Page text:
Posted by: innerpilgrimage | November 30, 2010

Sabotage: Fear vs. Faith

Holiday Eating Season Countdown: 33 Days

      Ugh. Thank HP I have the recovery I have so far. I’ve been putting busy-ness between me and doing a fearless Fourth Step Inventory. I hoped that I would get into it, having listed names of people I resent–even if I feel I have no reason to resent them any longer.

      Fear is a motivating factor of addiction, just as faith is a motivating factor of recovery. Fear stops me; faith sends me forward. Right now, fear is winning, and I am going to lose abstinence if I don’t turn toward my Higher Power now.
      What do I fear? That the choices I made during addiction will have consequences. That I will lose the things I want. That I will have to pay the piper for the choices I made when I was in addiction, despite making recovered choices now.
      The addiction’s gripping my shoulders, telling me that I might as well give up. I’m going to lose it all, so I might as well throw in the towel and act out. In other words, my self-will wants to sabotage my potential serenity. It wants to tear me apart using the fear of losing the most precious things to me.
      I know I am supposed to relax about it, not look forward to the Eighth and Ninth Steps. Again, I think that’s addiction, since recovery keeps me in today. I guess that’s probably one of the strongest indicators something is based in recovery or addiction–Am I focused on today, or am I focused on the past or fearing the future.
      My Higher Power has given me many messages from people in recovery. I want, for my sanity and self-care, to move forward in recovery. Sometimes I feel so overwhelmed by the fear, though. After facing down the pain of yesterday, I worry about what comes next. I am actually not fearing my Fifth Step . . . I think I have someone who can listen to my Fifth Step empathetically. My Higher Power has set someone in my path who would listen well, who just recently asked for my number and wants to do coffee with me. This person has experiences like my own, and I admitted the hardest secrets to this person. The worst of it has been lain at the feet of this person and it was received with the serenity of recovery this person has achieved in program.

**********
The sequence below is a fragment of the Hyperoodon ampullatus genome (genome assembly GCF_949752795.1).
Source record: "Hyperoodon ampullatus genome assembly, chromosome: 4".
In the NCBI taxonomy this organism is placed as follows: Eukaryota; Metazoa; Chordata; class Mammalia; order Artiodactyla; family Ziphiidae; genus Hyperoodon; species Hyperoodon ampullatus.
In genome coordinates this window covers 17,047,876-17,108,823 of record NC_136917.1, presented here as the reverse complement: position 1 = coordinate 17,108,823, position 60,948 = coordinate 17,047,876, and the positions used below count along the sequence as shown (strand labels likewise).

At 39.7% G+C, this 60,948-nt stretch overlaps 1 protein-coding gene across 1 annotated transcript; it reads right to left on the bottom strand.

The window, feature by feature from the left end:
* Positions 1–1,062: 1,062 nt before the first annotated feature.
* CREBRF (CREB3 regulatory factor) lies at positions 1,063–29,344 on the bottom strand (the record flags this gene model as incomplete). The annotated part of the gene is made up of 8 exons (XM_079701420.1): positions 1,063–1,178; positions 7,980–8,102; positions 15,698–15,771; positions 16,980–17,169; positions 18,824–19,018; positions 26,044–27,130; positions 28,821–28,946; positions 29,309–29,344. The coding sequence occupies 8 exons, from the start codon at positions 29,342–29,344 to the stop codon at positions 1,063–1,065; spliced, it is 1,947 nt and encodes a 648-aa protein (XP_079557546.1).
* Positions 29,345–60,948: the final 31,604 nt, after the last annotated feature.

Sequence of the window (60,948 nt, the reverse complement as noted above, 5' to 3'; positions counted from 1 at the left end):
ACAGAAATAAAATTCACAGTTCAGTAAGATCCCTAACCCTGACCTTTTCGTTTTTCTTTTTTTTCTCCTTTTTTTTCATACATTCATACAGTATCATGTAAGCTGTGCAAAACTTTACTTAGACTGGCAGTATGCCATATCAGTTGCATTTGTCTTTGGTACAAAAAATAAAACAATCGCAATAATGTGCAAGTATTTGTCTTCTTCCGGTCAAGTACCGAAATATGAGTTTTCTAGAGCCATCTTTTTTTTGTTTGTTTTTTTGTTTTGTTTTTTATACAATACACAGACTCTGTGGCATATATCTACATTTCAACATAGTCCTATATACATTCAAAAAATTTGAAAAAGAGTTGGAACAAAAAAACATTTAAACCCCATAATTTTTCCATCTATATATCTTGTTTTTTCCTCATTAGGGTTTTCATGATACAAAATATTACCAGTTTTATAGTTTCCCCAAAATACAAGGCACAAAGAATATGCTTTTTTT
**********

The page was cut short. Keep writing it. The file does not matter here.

This person encouraged me today to focus on faith instead of fear–a message handed down from this person’s own sponsor. Instead of fighting fear, I should be letting it go and turning toward faith.
      My Higher Power has consistently brought me good things, and I want to live an honest life. I am starting to stretch my addict wings, and I feel it. I turn to my Higher Power like a child, clutching at its proverbial waist as it wraps its proverbial arms around me and comforts me. I learned to do this when I first started my food abstinence. I had no idea what waited in the future for me, and the practice of turning toward my Higher Power in this emotional crisis mode has allowed me to live recovered days, where my head may turn toward thoughts of acting out and my heart turns me away because all I feel is pain. The thrill of addiction is gone. Recovery is not about getting thrills but about enjoying life. I play more, laugh more, hope more. When I give over to my Higher Power, I receive such bits and pieces of grace and joy that the habit of turning things over is one I am drawn to.
      Drawn to. Not fighting against. That, I think, is the answer, here. I am drawn toward a life of recovery because there is so much natural joy to be had. Once I do my first Fourth Step, I will have exposed the ugliest of the ugly secrets to myself. Why would I not want to do it. I am like a cow at a mega-dairy, standing on tippy-top my giant pile of poop, thinking I am “King of the World”. That’s really the image I need to remember about addiction. Beneath me, in my history, is a great and grotesque pile of waste. There’s no glory in being able to meander to the top and pretend to enjoy the view. I’d rather be in the fields, not the paddock. I’d rather be dealing with the rolling hills of freedom from obsession (food, love, approval).
      I really like being able to see my approval addiction. I can call myself on a lot of euphoric recall and fantasy when I break that down into its component parts. See, how it works in my head is that I feel something uncomfortable–fear, usually. Then, I build the sets for an obsession in my head, creating a repeatable fantasy–be it approval, food, or love. I cycle that fantasy in my head. Then my addict self takes control and starts to plan based on the feelings. It takes a lot of faith not to just be swept along, to react instead of step back.
      Recovered thinking starts when I realize I am being frenetic and fretful and upset and under stress. I have enough recovered messages in my head which have replaced addict messages that I can hit a wall the minute the anxiety increases and I start extrapolating fantasies into tomorrow. Or I sit in the past and Monday-morning quarterback my decisions . . . replacing them with self-willed, addict decisions. My wanderlust, my restlessness, and all of the things that get me wanting to have a “change of scenery” or to “get it over with” sends me into the past or future, depending. The other thing is that any addict obsession requires someone else to follow my lead instead of have their own self-wills. Another huge red flag that it’s self-will run riot.